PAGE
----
6 weeks later I walked earning my B.S. in History, Religion/Philosophy, and Political Science. However, even that was contested as the Registrar who had known me fairly well (and wasn’t really a fan) insisted up and down that there was no way I would be awarded three majors. She kept protesting and I just kept responding with … “Gee, Sue, you’ll have to take that up with my Academic Advisor as he’s the one who is guiding me in all this.”
Each time I responded with that phrase she became more and more adamant as seen in the increase of the volume and the pitch of her voice. One would have thought that we were negotiating over the possibility of her losing her virginity.
I finally received my three degrees with a B- average but she was so bitchy about it she had to scrawl the word “unique” on my record. I always laugh at that because I seriously doubt that anyone ever saw her scribble of “unique” on my records.
Finally, there was Seminary. This became another skin of the teeth moment in terms of Graduation. Grades or credits here were not the problems. I graduated with plenty of credits to spare and I had a solid 3.4 GPA. Because of taking on employment with United Airlines in Columbia, SC I added an extra semester to my three years taking two easy/cheesy courses that last semester. I filed all the requisite papers and I was all in the chute to graduate that following May.
However, I hit a snag. It wasn’t chapel this time. I had got a signed excuse from the Dean of Students because of my work schedule. (Chapel in Seminary wasn’t a lick better than Chapel in undergrad.) The snag I hit this time was named Dr. Jay Sensinig. Dr. Jay had shown up my final year to take over what is now called the practicum program of Seminary. When I was in seminary it was called “Field Education.” Here was a course that wasn’t a course. One did not pay for the credits of Field Ed. One did not have assigned classes for Field Education but I found out too late that, due to Dr. Jay’s improvement of the system when he took over one did have to turn in paperwork. Now, in my defense, I did not spend very much time on campus after the 1st year and as such, I wasn’t really tuned into new requirements. Therein lie the snag. I had turned in zero Field Education reports and without those Field Education reports, I was told, I could not graduate.
So, I did the natural thing. I went to see Dr. Jay. Dr. Jay was adamant that I turn in three years of Field Education reports. Now, you can ask my wife, but trust me when I tell you I just don’t have a memory for the kind of busywork that the Psychologist Dr. Jay was asking of me. I had been busy in the Church I had attended but in terms of providing the lesson plans for three years, and the detailed work explaining my going door to door evangelism, or teaching children’s Sunday School, or serving on the Church’s steering committee well that was completely gone.
So, I had to write a novel for Dr. Jay. You know, historical fiction? I made up lesson plans (who remembers what they taught in children’s Sunday School from three years ago? For that matter, who makes up a lesson plan when teaching 8-year-olds?), I gave the highlights I could remember from my door to door Evangelism Explosion work, I gave what info I could for other things but some of those things were still pretty sensitive as the Church I served went through some very hard times and I didn’t want to be spilling that stuff everywhere …. especially for the shrink Dr. Jay.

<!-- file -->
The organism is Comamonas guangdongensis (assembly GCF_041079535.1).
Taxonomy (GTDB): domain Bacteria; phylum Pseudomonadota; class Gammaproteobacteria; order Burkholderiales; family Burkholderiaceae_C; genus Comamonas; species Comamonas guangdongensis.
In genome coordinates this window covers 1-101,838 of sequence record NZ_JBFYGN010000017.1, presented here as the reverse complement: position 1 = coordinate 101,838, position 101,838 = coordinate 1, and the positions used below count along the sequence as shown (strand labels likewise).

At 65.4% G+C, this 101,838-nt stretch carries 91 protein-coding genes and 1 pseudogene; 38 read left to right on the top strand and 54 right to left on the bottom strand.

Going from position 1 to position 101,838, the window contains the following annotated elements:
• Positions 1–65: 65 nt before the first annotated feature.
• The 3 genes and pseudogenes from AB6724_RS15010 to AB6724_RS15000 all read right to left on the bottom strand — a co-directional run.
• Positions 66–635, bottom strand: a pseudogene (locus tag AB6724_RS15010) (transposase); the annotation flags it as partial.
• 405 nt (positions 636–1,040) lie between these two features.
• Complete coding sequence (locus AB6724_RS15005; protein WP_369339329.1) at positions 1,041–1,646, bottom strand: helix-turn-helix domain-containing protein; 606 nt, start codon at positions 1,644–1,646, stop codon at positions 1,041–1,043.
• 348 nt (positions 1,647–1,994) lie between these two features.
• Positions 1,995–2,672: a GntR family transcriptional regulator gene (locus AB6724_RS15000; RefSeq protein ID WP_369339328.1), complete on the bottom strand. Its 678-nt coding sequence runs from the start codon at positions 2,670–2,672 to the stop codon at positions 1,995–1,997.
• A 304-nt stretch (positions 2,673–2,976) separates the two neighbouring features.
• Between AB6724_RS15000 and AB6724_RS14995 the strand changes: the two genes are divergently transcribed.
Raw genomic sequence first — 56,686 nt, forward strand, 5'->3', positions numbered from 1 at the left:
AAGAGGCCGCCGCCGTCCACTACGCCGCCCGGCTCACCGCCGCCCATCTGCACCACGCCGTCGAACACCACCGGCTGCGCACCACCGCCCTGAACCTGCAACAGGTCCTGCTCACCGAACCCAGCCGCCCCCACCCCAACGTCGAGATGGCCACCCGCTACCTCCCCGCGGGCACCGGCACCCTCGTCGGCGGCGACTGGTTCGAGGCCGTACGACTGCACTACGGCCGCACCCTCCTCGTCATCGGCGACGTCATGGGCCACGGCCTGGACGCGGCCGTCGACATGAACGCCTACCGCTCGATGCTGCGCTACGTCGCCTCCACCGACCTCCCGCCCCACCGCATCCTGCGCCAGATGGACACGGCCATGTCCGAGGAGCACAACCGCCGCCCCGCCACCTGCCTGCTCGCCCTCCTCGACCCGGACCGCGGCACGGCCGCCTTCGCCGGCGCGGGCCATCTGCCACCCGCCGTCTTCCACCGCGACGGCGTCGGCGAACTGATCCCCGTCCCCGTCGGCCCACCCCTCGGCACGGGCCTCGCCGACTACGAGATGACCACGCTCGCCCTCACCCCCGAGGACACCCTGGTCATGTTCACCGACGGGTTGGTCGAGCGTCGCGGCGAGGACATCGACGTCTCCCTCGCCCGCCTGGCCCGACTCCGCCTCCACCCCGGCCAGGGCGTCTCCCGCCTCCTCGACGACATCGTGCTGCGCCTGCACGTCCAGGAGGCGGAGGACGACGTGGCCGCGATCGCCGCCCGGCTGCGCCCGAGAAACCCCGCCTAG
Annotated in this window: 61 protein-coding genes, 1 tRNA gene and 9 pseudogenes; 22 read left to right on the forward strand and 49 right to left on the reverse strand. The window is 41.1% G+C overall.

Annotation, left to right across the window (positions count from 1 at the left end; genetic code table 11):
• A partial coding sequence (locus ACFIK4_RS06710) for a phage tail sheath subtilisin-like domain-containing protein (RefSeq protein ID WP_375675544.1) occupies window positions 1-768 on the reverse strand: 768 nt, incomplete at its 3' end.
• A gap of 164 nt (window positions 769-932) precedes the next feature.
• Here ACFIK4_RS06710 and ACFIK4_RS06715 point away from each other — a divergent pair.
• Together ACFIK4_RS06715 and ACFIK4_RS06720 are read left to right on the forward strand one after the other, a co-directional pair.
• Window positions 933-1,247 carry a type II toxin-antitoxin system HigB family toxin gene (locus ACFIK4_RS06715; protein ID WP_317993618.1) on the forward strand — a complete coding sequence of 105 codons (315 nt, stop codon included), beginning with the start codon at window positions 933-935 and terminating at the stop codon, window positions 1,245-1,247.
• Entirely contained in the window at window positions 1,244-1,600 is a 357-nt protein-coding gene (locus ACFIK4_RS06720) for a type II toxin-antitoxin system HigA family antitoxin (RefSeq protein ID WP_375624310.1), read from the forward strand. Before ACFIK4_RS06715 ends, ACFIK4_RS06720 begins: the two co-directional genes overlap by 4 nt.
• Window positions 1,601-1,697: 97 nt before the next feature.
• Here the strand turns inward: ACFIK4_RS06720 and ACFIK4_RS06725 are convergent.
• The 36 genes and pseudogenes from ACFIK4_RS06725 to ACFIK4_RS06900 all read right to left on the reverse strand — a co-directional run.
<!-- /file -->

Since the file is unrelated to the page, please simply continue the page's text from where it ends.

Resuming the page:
I finally put it all together and set up a time for a meeting up with him. I sat it all on his desk and he let me know that it wasn’t satisfactory and that quite without looking at it. It seems he didn’t like my attitude. I know … hard to believe right?
And so there I was ready to walk in May of 88 but Dr. Jay would not approve and so I didn’t graduate in 1988. Nor in 1989 as he was still holding it and I was now 6 months into being called to Pastor a church. Finally, in 1990 he relented and gave his stamp of approval.
Later I found out that there had been a confab meeting about what to do about my status and my degree. I found out because the chap who had been the Dean of Students (Dr. Joe Parker — a great bloke) had taken the Southern Baptist pulpit 9 miles up the road from where I was serving in an Independent Presbyterian Church. Joe and I worked together on joint community projects and services along with a chap from the Episcopal Church and a fellow from the PCA work up the road. Joe was also still working as the Dean of Students when my case came up as to whether or not they were going to give me my sheepskin. There was a great deal of anguish coming from Dr. Jay (did I tell you he was a shrink by trade?) and from a chap named Lee Toomey who ran the work service program on campus. Lee complained that I was less than enthusiastic and cooperative when it came to my giving the school free labor that I was informed existed after I moved from Maine to South Carolina. Lee was also in charge of parking and I had a bad habit of parking in the wrong spots. Lee didn’t like that. Mea culpa, mea culpa, maxima mea culpa.
So, those were two strong voices speaking out against me being conferred. However, I had the office of the Dean of students speaking for me. Dr. Earl McQuay was the senior guy in the office and Dr. McQuay had been part of a student small group that I led for one year in Seminary. Dr. McQuay was a dear man who had suffered the loss of an adult son years prior. Some of that loss came out in our small study group and we wept with one another. Both Dr. Parker and Dr. McQuay were genuine friends though each was a generation older than me and they stuck with me though Joe Parker told me that “it was a close call. I didn’t know if you were going to make it.”
So, in 1990, 30 months after I completed my course work I was finally given my Seminary degree.